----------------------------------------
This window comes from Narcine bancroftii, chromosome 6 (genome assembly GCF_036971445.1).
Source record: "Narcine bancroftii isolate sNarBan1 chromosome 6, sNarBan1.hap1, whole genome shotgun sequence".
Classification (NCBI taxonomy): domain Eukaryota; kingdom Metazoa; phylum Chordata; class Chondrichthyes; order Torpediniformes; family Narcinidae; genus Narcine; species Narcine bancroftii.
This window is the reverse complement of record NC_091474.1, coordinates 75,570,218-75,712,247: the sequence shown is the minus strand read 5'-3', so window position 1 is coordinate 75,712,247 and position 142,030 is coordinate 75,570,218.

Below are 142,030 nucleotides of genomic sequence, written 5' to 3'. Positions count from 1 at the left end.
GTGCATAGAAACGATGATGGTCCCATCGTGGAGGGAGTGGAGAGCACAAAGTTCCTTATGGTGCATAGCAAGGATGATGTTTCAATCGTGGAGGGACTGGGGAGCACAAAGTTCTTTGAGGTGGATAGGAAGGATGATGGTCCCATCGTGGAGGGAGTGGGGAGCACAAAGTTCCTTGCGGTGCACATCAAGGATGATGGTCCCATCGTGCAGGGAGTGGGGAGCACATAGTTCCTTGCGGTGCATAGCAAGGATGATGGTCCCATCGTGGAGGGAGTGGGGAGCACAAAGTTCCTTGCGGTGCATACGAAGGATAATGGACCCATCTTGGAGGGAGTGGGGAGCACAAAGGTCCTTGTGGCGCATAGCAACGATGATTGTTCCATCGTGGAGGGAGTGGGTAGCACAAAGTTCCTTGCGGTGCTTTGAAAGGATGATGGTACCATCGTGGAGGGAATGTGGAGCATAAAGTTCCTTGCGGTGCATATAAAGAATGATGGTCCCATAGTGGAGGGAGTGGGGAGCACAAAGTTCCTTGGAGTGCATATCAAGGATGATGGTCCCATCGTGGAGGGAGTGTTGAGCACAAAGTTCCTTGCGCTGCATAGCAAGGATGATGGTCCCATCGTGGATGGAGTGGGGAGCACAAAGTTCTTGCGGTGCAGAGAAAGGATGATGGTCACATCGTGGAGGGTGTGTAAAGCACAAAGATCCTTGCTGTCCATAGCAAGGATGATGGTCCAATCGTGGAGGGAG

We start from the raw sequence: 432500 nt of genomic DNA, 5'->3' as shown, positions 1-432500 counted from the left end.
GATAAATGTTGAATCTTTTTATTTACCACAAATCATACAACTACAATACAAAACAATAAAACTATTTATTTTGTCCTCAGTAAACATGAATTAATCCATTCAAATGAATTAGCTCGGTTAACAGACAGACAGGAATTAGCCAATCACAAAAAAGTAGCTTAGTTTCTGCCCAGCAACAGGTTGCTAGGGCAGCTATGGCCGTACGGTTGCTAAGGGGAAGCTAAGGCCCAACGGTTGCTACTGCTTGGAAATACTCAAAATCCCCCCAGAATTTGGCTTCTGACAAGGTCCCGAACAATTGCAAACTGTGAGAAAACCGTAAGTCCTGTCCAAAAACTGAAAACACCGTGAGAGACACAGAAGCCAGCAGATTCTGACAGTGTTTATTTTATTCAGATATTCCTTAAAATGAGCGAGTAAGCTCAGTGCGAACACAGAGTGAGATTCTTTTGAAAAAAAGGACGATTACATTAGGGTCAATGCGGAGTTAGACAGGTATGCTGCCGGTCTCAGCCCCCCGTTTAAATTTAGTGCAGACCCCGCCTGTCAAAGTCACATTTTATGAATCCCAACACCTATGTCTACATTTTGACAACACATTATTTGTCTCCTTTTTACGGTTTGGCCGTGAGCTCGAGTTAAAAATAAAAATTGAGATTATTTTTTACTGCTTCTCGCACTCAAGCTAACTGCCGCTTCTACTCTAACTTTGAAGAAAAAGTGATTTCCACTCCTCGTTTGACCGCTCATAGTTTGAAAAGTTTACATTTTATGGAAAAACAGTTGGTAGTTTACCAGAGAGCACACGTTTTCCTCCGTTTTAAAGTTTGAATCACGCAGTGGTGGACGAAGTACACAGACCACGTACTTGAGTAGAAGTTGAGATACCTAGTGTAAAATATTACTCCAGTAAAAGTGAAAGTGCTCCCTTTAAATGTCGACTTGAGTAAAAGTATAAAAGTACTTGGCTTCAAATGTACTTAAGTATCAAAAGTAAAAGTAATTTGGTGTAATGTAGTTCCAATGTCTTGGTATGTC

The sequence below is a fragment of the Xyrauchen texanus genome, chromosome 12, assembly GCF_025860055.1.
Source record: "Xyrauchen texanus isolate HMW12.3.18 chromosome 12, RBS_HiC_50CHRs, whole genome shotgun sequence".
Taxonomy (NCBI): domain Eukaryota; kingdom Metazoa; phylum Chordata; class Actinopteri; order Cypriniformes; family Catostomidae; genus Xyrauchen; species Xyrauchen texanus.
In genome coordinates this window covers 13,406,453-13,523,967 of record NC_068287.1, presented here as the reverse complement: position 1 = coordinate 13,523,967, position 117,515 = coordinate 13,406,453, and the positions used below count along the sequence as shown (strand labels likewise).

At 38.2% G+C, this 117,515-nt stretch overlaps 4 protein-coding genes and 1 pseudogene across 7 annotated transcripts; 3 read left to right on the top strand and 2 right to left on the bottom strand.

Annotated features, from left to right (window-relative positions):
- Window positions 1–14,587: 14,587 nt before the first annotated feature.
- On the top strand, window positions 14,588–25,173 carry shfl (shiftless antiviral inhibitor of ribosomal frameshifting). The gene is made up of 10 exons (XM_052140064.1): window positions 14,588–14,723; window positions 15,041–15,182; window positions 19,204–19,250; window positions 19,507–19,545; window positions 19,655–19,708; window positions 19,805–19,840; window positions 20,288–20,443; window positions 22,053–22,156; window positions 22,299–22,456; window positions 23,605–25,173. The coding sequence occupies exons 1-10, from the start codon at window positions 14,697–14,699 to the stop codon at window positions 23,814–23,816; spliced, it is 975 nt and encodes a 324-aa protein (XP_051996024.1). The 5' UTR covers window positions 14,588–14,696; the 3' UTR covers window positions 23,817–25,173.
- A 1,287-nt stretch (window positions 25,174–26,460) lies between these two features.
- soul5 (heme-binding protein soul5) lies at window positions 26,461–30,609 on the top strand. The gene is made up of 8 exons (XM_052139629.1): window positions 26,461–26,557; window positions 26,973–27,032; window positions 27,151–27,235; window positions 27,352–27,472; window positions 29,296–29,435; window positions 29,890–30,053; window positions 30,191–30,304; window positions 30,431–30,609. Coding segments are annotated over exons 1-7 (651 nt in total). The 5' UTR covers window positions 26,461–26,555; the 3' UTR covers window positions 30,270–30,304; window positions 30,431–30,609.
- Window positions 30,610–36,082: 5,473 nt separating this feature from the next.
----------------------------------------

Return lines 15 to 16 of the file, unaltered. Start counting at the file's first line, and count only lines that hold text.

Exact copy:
- Window positions 1–14,587: 14,587 nt before the first annotated feature.
- On the top strand, window positions 14,588–25,173 carry shfl (shiftless antiviral inhibitor of ribosomal frameshifting). The gene is made up of 10 exons (XM_052140064.1): window positions 14,588–14,723; window positions 15,041–15,182; window positions 19,204–19,250; window positions 19,507–19,545; window positions 19,655–19,708; window positions 19,805–19,840; window positions 20,288–20,443; window positions 22,053–22,156; window positions 22,299–22,456; window positions 23,605–25,173. The coding sequence occupies exons 1-10, from the start codon at window positions 14,697–14,699 to the stop codon at window positions 23,814–23,816; spliced, it is 975 nt and encodes a 324-aa protein (XP_051996024.1). The 5' UTR covers window positions 14,588–14,696; the 3' UTR covers window positions 23,817–25,173.